Tuesday, 17 November 2015

Book review: When I Was Me by Hilary Freeman



Have you ever woken up in the morning feeling disorientated, not entirely sure where you are? I can't be the only one who has had this happen, especially when awakening from a very intense dream or when on holiday and the bed is positioned at a different angle than I'm used to. It usually only takes a few seconds – a minute at most – to regain my bearings and remember where I am. But what if minutes turn into hours and you're still not sure about your surroundings? What if everything if just slightly different from what you are used to; your bedroom is decorated differently and your mum's hair has changed colour overnight?

That is what happens to Ella one day when she wakes up and the first thing she notices is that her bed is in a different place. Initially she believes that she is still dreaming but as confusing hours turn into frantic days she finally realises that it might have something to do with a recent car accident she was in and maybe she is suffering from severe case of amnesia. At the edges of her memory things still don't quite make sense though, and Ella makes it her mission to find out why everything feels so different and strange. And with the help of someone at school she does a mind-blowing discovery that forces her to make a very difficult choice.

Coincidentally this was the second book in the same week that I read referencing the possibility of alternate dimensions and so without meaning to I was of course comparing the two novels and their quality of world-building. When I Was Me would've been a highly original young adult sci-fi novel had I read it at any other time, but because I was still very much in awe of Claudia Gray's Ten Thousand Skies Above You (the stunning sequel to A Thousand Pieces of You), my opinion of Hilary Freeman's interpretation of the much-speculated phenomenon did suffer somewhat.

That isn't to say that I didn't enjoy this book, because I certainly did, I was especially intrigued by the mystery element running throughout. Is Ella dreaming? In a coma? In an alternate universe? For the majority of the novel the truth is unclear and it was really exciting uncovering the possibilities along the way with Ella. It was a terrifying thought as well though and I was in awe with how well Ella coped, considering that her entire world and everything she thought she knew about herself had turned completely upside down.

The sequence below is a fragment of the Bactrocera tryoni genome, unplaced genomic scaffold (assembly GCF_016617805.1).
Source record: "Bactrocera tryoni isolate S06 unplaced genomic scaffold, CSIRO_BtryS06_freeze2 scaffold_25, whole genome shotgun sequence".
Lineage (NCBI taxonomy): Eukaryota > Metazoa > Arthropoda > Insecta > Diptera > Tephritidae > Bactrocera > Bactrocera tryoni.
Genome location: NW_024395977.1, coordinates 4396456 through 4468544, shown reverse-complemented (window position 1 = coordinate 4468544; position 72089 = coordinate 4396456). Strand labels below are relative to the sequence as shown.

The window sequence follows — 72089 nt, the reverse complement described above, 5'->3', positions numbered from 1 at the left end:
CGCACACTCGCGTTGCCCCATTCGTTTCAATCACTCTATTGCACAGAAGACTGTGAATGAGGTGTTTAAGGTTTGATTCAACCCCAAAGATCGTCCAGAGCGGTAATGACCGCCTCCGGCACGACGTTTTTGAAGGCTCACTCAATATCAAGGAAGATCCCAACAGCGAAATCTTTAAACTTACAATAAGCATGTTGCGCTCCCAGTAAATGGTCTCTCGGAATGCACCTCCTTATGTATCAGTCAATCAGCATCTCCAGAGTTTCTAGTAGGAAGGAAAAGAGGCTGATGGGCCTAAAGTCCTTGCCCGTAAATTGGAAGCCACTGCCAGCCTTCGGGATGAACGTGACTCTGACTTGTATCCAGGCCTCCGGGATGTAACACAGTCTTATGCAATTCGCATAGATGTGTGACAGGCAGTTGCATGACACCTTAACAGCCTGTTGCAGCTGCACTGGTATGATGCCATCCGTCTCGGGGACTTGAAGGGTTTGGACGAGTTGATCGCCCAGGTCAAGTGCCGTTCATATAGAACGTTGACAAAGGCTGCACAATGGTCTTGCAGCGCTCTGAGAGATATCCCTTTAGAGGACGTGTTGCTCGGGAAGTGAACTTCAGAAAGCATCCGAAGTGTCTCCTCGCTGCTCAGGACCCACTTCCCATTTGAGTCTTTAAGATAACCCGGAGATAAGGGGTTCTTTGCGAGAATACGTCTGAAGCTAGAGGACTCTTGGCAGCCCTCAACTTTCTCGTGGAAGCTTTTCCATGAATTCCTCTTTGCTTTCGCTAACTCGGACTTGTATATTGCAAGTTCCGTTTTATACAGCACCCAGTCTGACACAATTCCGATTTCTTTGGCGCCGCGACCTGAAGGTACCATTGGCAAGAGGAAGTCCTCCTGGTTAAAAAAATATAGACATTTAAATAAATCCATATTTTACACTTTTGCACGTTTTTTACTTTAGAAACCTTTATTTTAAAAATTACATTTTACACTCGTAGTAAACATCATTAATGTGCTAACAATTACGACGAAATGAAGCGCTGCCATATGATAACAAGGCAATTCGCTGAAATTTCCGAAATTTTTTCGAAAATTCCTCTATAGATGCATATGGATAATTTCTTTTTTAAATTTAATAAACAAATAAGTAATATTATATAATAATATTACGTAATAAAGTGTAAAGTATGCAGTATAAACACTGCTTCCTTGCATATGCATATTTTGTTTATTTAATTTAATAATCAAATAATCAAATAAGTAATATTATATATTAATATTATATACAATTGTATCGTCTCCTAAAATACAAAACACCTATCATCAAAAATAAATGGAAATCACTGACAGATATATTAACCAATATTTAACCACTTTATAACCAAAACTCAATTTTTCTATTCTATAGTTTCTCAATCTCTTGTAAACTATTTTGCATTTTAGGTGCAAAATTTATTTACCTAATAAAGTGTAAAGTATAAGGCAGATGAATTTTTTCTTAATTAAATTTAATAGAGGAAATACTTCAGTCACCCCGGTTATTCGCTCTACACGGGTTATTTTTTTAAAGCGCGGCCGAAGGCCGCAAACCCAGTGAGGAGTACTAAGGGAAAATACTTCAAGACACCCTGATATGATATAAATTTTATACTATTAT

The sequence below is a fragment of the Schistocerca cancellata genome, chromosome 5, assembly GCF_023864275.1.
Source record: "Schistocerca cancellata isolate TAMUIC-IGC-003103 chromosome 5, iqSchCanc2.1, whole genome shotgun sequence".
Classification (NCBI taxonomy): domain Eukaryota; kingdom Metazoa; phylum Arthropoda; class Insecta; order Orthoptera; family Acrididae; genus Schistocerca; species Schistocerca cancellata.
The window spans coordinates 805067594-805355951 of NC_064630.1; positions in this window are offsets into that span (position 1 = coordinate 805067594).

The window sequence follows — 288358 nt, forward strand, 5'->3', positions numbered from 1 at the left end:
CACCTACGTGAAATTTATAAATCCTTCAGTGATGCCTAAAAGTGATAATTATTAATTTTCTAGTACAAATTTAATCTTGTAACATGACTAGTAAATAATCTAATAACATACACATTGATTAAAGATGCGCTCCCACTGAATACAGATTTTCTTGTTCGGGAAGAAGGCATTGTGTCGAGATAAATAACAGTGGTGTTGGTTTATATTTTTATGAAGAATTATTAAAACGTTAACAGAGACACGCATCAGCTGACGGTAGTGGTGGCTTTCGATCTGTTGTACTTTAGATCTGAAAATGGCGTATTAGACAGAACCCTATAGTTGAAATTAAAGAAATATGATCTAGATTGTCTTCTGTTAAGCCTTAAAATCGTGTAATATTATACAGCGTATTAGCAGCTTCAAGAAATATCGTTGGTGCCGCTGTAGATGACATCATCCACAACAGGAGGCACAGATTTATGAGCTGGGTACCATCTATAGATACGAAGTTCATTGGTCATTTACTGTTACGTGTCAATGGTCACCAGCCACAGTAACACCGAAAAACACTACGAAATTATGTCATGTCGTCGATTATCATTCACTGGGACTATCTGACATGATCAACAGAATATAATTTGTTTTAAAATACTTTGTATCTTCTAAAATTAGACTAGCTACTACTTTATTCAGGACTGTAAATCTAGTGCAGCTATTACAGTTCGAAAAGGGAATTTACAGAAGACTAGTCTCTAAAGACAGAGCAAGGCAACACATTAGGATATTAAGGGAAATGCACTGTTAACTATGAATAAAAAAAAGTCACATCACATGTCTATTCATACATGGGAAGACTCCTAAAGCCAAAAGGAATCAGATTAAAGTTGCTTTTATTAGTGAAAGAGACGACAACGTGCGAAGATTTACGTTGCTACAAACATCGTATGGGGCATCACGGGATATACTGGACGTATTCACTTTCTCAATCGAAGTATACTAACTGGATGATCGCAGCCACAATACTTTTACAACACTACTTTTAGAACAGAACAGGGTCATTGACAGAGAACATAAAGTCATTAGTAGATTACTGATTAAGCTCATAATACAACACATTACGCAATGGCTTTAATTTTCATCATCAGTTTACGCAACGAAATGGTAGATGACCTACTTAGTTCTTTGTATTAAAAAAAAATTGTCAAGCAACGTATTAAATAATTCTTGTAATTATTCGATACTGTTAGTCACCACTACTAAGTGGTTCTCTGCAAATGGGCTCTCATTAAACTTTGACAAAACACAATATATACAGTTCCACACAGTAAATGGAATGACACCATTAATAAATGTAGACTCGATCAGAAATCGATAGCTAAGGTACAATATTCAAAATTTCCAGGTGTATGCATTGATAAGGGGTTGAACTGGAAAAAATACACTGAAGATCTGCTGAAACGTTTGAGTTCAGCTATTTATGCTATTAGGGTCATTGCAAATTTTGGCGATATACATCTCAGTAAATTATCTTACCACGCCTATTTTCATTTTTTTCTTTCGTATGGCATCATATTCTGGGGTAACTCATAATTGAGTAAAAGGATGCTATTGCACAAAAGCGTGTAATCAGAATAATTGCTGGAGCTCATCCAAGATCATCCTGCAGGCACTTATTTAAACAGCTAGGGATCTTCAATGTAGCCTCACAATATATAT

The mixture of mystery and sci-fi worked particularly well, and it was interesting to see Ella focus on some far less important aspects, such as her best friend and boyfriend, despite the confusion. It added a touch of realism, because of course a teenager is going to focus on these self-centred things rather than look at the bigger picture. Unfortunately once the mystery was unraveled – and a tad predictably at that – the story took a different direction and one that I felt detracted from the previous tension and excellent build-up. It was far too rushed towards the end and some continuity mistakes jarred its conclusion as well.

When I Was Me is an interesting one, mixing an intriguing mystery very well with sci-fi elements and teenage angst. It wasn't perfect from start to finish but it was an enthralling journey and considering the fact that it is quite a short read, it's definitely worth picking up to loose yourself in for a couple of hours on a Sunday afternoon.



Many thanks to the publisher for a copy of the novel in exchange for an honest review.

Buy a copy of When I Was Me from Foyles or your own preferred retailer.


About Hilary Freeman

Would you like to know more about the author? You can connect with her at:

Website: www.hilaryfreeman.co.uk

Twitter: @hfreemanauthor


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